Friday, 21 August 2015

Three Generations and a Generator - or Border Patrol with an Old Lady at the Last Post. 20th August 2015

Sheila, Max and myself (3 generations of Dup├ęs) took a generator, microphone MV, Skinner actinic and some sugar to the western border of Monmouthshire, next to the River Rhymney at Parc Tredelerch fishing lake, off Lamby Way, Cardiff. Yes we were in Cardiff, but still in Monmouthshire! Another odd thing is that we had crossed the border, The River Rhymney, 4 times in the journey there!
We'd decided to go at the last minute as the rain was supposed to stop and it was a muggy night. It was already dark when we arrived at 9pm, but the rain did stop just as we were setting up. The moths started to come in quickly - a Smokey Wainscot, Flame Shoulder, Six-striped Rustic soon being joined by a female Oak Eggar.
Checking the sugar we found nothing until the last post, where there was an Old Lady feeding.



By 11pm, it was getting too windy and the moths had stopped coming in so we packed up. Altogether we had 47 moths of 21 species: 2 Smokey Wainscot, 11 Flame Shoulder, 2 Square Spot Rustic, 4 Six-striped Rustic, 1 Oak Eggar, 3 Common Rustic, 2 Setaceaous Hebrew Character, 3 Lesser Broad Bordered Yellow Underwing, 2 Straw Dot, 3 Large Yellow Underwing, 1 Sallow Kitten, 1  Latticed Heath, 1 Old Lady, 2 Drinker (both female), 2 Spectacle, 1 Elephant Hawk, 1 Common White Wave, 2 Shaded Broad Bar, 1 Dark Brocade, 1 Lesser Yellow Underwing and 1 Mother of Pearl.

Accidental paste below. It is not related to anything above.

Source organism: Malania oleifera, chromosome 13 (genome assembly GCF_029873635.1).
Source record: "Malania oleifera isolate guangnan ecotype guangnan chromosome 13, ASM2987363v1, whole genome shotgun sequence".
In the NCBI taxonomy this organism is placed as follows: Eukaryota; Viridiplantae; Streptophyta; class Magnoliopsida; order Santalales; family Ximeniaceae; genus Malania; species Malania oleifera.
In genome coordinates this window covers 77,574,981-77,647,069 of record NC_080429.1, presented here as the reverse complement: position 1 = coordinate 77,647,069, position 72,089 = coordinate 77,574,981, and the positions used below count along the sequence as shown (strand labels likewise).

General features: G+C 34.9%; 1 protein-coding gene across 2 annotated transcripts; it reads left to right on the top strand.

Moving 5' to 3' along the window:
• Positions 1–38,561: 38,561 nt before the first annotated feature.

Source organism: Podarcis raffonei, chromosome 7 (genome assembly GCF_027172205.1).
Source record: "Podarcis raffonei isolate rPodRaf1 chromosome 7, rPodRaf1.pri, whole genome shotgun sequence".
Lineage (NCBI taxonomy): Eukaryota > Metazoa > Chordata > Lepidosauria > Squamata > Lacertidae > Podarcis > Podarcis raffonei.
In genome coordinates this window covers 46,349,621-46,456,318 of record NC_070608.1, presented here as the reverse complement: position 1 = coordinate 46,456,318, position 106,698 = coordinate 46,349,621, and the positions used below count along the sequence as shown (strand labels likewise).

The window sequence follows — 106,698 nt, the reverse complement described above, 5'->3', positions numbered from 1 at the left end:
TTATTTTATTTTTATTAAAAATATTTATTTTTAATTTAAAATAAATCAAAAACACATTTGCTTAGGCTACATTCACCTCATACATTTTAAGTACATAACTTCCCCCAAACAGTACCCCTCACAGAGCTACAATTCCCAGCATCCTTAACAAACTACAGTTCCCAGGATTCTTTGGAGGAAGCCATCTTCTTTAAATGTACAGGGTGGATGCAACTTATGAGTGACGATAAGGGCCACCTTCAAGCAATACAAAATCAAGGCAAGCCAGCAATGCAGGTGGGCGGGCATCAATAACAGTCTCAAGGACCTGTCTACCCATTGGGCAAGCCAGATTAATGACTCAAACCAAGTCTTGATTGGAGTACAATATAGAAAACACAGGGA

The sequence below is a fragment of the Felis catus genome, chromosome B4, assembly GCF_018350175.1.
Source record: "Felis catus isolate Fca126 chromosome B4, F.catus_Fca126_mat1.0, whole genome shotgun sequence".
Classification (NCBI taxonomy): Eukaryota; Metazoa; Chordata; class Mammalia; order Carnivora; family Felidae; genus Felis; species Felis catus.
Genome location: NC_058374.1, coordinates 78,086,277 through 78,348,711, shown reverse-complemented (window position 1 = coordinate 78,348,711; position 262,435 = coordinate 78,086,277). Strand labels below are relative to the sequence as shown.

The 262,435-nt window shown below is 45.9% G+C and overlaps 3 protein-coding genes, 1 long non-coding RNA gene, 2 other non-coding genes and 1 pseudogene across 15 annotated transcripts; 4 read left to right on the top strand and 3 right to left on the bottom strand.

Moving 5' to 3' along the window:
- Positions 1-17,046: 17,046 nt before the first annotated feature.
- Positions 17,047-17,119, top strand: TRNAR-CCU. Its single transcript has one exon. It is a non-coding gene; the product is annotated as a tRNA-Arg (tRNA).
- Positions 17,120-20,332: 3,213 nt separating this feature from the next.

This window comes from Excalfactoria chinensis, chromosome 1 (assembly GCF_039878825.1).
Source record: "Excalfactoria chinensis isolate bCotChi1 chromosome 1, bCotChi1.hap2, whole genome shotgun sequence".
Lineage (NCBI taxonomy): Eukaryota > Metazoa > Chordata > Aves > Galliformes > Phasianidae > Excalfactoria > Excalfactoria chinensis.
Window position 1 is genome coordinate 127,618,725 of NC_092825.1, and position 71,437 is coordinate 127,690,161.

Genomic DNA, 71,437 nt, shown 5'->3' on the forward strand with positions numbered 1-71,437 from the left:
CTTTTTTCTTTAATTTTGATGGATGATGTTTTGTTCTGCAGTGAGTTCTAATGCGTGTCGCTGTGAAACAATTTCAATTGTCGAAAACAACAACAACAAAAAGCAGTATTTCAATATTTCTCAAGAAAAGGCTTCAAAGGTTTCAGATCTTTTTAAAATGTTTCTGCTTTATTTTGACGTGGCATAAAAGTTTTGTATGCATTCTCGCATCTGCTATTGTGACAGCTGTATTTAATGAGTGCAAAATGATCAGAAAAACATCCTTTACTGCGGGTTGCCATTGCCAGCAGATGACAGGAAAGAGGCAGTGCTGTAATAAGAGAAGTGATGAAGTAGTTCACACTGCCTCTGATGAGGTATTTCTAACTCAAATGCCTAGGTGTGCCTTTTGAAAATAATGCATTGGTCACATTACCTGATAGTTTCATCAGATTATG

This was a scoping exercise to check out the site - I wasn't sure if the car park would be locked at dusk for example. If you do trap there its probably best to trap close to the car park as a group of 4 men turned up as we packed up and they definitely weren't fishermen. I think its a promising site though, with stands of common reed, rank grassland/ruderal habitat and plenty of trees.

2 comments:

  1. Kevin, the records for Oak Eggar & Dark Brocade are very significant in a Cardiff context. The Oak Eggar is the 2nd Cardiff record, the other being on Flat Holm in 1997 & the Dark Brocade is again a 2nd, the first being sometime between 1910-1921 at Whitchurch by Dr Barton-White. Well done.
    There are records for Dusky Sallow & Bulrush Wainscot at this site.

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  2. Thanks for the feed-back Dave. Oak Eggar is fairly common at Newport Wetlands, so I'm not surprised its on the Western Edge of the Gwent Levels. I'll definitely trap here again. The saltmarsh on the Rhymney looks interesting too.

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